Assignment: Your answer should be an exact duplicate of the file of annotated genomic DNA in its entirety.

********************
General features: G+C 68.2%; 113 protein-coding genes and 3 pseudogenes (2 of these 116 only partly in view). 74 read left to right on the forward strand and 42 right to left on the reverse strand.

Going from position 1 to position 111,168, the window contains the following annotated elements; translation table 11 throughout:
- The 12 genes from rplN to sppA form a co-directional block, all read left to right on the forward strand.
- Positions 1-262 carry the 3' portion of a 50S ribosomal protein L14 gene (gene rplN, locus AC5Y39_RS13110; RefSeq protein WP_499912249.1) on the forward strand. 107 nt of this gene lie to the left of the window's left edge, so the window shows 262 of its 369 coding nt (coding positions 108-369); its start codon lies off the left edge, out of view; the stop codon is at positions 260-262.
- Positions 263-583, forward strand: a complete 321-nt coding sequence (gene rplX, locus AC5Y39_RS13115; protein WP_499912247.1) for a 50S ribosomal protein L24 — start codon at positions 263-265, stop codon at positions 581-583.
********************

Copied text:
General features: G+C 68.2%; 113 protein-coding genes and 3 pseudogenes (2 of these 116 only partly in view). 74 read left to right on the forward strand and 42 right to left on the reverse strand.

Going from position 1 to position 111,168, the window contains the following annotated elements; translation table 11 throughout:
- The 12 genes from rplN to sppA form a co-directional block, all read left to right on the forward strand.
- Positions 1-262 carry the 3' portion of a 50S ribosomal protein L14 gene (gene rplN, locus AC5Y39_RS13110; RefSeq protein WP_499912249.1) on the forward strand. 107 nt of this gene lie to the left of the window's left edge, so the window shows 262 of its 369 coding nt (coding positions 108-369); its start codon lies off the left edge, out of view; the stop codon is at positions 260-262.
- Positions 263-583, forward strand: a complete 321-nt coding sequence (gene rplX, locus AC5Y39_RS13115; protein WP_499912247.1) for a 50S ribosomal protein L24 — start codon at positions 263-265, stop codon at positions 581-583.